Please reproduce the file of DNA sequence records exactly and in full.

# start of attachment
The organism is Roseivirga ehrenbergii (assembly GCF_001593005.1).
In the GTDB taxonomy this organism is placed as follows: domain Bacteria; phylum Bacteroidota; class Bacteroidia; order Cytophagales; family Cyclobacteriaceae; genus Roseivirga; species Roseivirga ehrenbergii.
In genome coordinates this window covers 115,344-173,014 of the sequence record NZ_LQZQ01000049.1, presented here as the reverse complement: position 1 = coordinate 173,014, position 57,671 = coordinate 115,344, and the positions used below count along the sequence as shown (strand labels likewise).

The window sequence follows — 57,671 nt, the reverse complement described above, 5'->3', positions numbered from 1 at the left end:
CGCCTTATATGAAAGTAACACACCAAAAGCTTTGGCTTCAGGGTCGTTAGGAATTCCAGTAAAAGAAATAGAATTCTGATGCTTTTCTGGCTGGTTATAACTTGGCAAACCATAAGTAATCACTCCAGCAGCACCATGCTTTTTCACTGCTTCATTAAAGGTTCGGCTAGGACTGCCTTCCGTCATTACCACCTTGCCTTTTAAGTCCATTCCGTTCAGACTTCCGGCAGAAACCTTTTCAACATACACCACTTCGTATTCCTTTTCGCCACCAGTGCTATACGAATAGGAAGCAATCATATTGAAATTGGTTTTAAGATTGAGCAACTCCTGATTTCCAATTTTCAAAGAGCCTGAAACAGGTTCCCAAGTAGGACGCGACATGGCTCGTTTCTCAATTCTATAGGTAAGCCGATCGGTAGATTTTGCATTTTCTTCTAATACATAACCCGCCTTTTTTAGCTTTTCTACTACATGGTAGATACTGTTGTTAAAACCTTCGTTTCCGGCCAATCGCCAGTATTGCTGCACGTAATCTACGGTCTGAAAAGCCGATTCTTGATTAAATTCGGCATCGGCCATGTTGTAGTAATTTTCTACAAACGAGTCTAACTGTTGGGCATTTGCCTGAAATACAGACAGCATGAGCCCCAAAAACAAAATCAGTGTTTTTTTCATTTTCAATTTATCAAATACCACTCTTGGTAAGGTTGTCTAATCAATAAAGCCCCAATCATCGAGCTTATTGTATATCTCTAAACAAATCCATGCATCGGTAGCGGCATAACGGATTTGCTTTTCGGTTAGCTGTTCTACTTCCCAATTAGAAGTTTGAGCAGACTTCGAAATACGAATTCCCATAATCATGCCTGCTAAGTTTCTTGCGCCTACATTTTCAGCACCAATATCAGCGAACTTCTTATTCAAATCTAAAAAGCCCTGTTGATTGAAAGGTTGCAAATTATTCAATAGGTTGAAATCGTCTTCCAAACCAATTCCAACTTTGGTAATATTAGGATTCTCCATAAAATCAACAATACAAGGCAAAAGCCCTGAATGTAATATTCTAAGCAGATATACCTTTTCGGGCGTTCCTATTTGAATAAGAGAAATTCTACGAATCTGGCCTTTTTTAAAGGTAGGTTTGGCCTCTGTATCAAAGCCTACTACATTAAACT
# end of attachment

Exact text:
The organism is Roseivirga ehrenbergii (assembly GCF_001593005.1).
In the GTDB taxonomy this organism is placed as follows: domain Bacteria; phylum Bacteroidota; class Bacteroidia; order Cytophagales; family Cyclobacteriaceae; genus Roseivirga; species Roseivirga ehrenbergii.
In genome coordinates this window covers 115,344-173,014 of the sequence record NZ_LQZQ01000049.1, presented here as the reverse complement: position 1 = coordinate 173,014, position 57,671 = coordinate 115,344, and the positions used below count along the sequence as shown (strand labels likewise).

The window sequence follows — 57,671 nt, the reverse complement described above, 5'->3', positions numbered from 1 at the left end:
CGCCTTATATGAAAGTAACACACCAAAAGCTTTGGCTTCAGGGTCGTTAGGAATTCCAGTAAAAGAAATAGAATTCTGATGCTTTTCTGGCTGGTTATAACTTGGCAAACCATAAGTAATCACTCCAGCAGCACCATGCTTTTTCACTGCTTCATTAAAGGTTCGGCTAGGACTGCCTTCCGTCATTACCACCTTGCCTTTTAAGTCCATTCCGTTCAGACTTCCGGCAGAAACCTTTTCAACATACACCACTTCGTATTCCTTTTCGCCACCAGTGCTATACGAATAGGAAGCAATCATATTGAAATTGGTTTTAAGATTGAGCAACTCCTGATTTCCAATTTTCAAAGAGCCTGAAACAGGTTCCCAAGTAGGACGCGACATGGCTCGTTTCTCAATTCTATAGGTAAGCCGATCGGTAGATTTTGCATTTTCTTCTAATACATAACCCGCCTTTTTTAGCTTTTCTACTACATGGTAGATACTGTTGTTAAAACCTTCGTTTCCGGCCAATCGCCAGTATTGCTGCACGTAATCTACGGTCTGAAAAGCCGATTCTTGATTAAATTCGGCATCGGCCATGTTGTAGTAATTTTCTACAAACGAGTCTAACTGTTGGGCATTTGCCTGAAATACAGACAGCATGAGCCCCAAAAACAAAATCAGTGTTTTTTTCATTTTCAATTTATCAAATACCACTCTTGGTAAGGTTGTCTAATCAATAAAGCCCCAATCATCGAGCTTATTGTATATCTCTAAACAAATCCATGCATCGGTAGCGGCATAACGGATTTGCTTTTCGGTTAGCTGTTCTACTTCCCAATTAGAAGTTTGAGCAGACTTCGAAATACGAATTCCCATAATCATGCCTGCTAAGTTTCTTGCGCCTACATTTTCAGCACCAATATCAGCGAACTTCTTATTCAAATCTAAAAAGCCCTGTTGATTGAAAGGTTGCAAATTATTCAATAGGTTGAAATCGTCTTCCAAACCAATTCCAACTTTGGTAATATTAGGATTCTCCATAAAATCAACAATACAAGGCAAAAGCCCTGAATGTAATATTCTAAGCAGATATACCTTTTCGGGCGTTCCTATTTGAATAAGAGAAATTCTACGAATCTGGCCTTTTTTAAAGGTAGGTTTGGCCTCTGTATCAAAGCCTACTACATTAAACT